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Glasgow, United Kingdom
An illustrator and games artist living and working in Scotland. I have various hobbies: coding, travel, art and games; and I enjoy writing about them.

4 January 2013

Case Study: S.T.A.L.K.E.R.

STALKER (stands for Scavengers, Trespassers, Adventurers, Loners, Killers, Explorers,Robbers) is a video game released in 2007 by THQ and developed by GSC Games. It is an alternate reality game in which after the Chernobyl nuclear disaster a Zone of effect is established. Strange things and artifacts inhabit this Zone. Brave criminals sneak past military cordons to retrieve these artifacts; they are called Stalkers. Surviving in the unhospitable environment and making a fortune from the mysterious artifacts is what life is all about for these stalkers.

The idea is an adaptation from the original novel Roadside Picnic by the Strugatsky brothers. The main plot revolves around one stalker named Red and his adventures. Some time ago unknown forces, perhaps aliens as it is hinted in the book, visited Earth and left behind areas where strange things happen. These are called Zones of Visitation and are heavily controlled by the military and the police. The parallel between the book and the game is obvious here. The book deals with a lot of issues, including loss and how selfishness and greed can lead to one's death.

The book title is explained in the opening chapters by a character named Dr. Pilman, who compares the extraterrestial event to a picnic:
"A picnic. Picture a forest, a country road, a meadow. Cars drive off the country road into the meadow, a group of young people get out carrying bottles, baskets of food, transistor radios, and cameras. They light fires, pitch tents, turn on the music. In the morning they leave. The animals, birds, and insects that watched in horror through the long night creep out from their hiding places. And what do they see? Old spark plugs and old filters strewn around... Rags, burnt-out bulbs, and a monkey wrench left behind... And of course, the usual mess—apple cores, candy wrappers, charred remains of the campfire, cans, bottles, somebody’s handkerchief, somebody’s penknife, torn newspapers, coins, faded flowers picked in another meadow."
In this analogy the various animals are us - humans - coming out from our holes to discover amazing to us things. However these things are nothing but meaningless junk for the visitors.

In 1979 a film was directed by Andrei Tarkovsky. The Strugatsky brothers wrote the screenplay, loosely based on their novel. The main themes of loss and survival are still dominant, however the whole set up is different. As all Tarkovsky's films, this one is a strange one. The characters are known only as the Stalker, the Professor and the Writer, perhaps making a play on the character archetypes and evoking some deep symbolism.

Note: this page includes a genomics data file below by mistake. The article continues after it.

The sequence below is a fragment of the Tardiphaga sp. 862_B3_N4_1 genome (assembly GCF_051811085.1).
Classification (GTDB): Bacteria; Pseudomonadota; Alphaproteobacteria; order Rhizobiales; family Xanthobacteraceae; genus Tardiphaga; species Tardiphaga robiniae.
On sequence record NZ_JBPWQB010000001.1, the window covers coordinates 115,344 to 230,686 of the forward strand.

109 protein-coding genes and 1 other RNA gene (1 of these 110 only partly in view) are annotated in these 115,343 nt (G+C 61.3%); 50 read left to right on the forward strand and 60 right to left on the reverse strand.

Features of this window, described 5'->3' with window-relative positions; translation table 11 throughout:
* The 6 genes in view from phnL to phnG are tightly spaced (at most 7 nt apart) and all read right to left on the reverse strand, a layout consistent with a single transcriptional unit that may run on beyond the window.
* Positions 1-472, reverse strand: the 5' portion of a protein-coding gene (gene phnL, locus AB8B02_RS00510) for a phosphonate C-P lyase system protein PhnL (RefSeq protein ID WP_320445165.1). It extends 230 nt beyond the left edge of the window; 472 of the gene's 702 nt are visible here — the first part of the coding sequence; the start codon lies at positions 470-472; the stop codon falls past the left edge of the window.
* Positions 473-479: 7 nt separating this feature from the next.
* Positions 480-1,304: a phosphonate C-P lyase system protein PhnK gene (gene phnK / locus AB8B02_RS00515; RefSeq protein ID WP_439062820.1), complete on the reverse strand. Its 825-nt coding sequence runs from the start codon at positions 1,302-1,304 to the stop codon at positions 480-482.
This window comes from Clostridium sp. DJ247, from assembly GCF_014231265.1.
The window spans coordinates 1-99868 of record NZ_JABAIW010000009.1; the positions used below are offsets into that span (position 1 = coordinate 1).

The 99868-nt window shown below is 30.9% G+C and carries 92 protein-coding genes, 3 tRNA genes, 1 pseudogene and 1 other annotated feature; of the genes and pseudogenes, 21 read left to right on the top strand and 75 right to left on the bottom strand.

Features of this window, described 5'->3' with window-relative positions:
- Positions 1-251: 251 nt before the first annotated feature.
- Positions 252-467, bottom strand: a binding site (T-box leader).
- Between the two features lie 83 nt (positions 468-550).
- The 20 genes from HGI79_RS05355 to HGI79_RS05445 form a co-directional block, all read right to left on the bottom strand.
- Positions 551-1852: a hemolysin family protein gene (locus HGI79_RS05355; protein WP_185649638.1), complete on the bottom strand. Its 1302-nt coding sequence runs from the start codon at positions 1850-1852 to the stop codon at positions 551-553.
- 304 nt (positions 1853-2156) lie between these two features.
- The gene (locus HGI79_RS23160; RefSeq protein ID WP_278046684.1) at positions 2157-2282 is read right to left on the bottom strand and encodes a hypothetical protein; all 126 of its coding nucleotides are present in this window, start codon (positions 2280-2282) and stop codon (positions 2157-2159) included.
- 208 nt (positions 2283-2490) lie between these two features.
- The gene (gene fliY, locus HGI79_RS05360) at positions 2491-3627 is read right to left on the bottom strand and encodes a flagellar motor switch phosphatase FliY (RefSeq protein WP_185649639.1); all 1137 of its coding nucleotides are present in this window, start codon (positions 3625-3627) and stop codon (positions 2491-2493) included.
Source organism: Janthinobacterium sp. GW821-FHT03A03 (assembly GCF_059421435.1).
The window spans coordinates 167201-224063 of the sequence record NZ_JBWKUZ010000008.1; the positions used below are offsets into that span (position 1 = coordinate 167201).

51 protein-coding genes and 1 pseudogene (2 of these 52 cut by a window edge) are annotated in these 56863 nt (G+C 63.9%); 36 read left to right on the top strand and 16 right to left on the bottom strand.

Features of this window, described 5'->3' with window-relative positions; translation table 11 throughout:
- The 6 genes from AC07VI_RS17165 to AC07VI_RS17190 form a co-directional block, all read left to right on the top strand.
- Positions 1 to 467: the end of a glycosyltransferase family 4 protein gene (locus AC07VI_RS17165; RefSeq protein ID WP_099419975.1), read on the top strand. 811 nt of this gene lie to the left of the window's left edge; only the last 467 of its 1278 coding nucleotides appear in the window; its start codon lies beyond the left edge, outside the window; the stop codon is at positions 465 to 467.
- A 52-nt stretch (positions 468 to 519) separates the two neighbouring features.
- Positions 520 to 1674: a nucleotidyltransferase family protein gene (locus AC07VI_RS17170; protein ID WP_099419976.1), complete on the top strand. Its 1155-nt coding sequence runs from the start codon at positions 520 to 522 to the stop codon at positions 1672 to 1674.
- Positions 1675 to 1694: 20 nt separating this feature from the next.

The film has some parallels, after all it was written by the same people who wrote the book, but in essence it is a completely different work. Visually as well as intellectually. Obviously in the style of the director, it is not a Michael Bay experience, but a more drawn out narrative about human nature. A deeply atmospheric tale of three men on a quest to find the notorious Room, which according to rumour grants innermost, unconcious wishes. The imagery however is already taking shape to the STALKER we know from games: carcasses of rusted tanks litter the landscape, decaying buildings offer dark shelter from the elements and everything is overgrown. The world exists in a state of beautiful decay.

Then in 2007 after almost 6 years in development THQ published a game that would make big ripples in the gaming community. They released S.T.A.L.K.E.R.: Shadow of Chernobyl.

We were thrown into a hostile yet beautiful world of the Zone as imagined by the concept artists from GSC Game World. A world filled with mutants, gas masks and decaying Soviet architecture. It was, again, all about tiny details. Mind boggling ammount of research was done. The locations were photographed and then modelled, accurate to the last polygon.

The textures from the photos, in fact, were used in the modelling. So many things you see in game are pretty much the real deal. More on that can be found here and here. This accuracy and a huge effort in visual research is what makes the game such a success. Everything was photographed, from the recognisable landmarks such as the reactor, to small road side wooden shacks. For example, the window bars pictured below appear in game.

The reason I chose this as an example is because these window bars are so nostalgic to me. They were standard Soviet window bar and they were absolutely everywhere. On every window and in every building. As a kid I remember climbing on these to the second floor flats. Seeing this in the game absolutely made my day.

Little successes like that and proper visual research is what makes this game such a meaningful, authentic experience.

Experiment: Make a quick concept sketch of a building that has something to do with China.b              

Step 1: Visual Research

Following the example of the guys from GSC Game World it was time for some visual research. I spent a little while browsing Photobucket, Deviantart, Stumbleupon and Google and compiled a small collection of photographs that cought my attention.

Step 2: Sketch

It is now to take what I've learned and make some sketches. The things to keep in mind are the elements which attracted my attention in the first place. The details. The chinese lanterns, the shape of the buildings, the power lines, which run directly on house walls etc.

This quick and simple (it didn't take more than an 30 minutes) sketch illustrates the importance of visual research and how it can aid in creating the feeling of authenticity in one's drawing.

Until next time,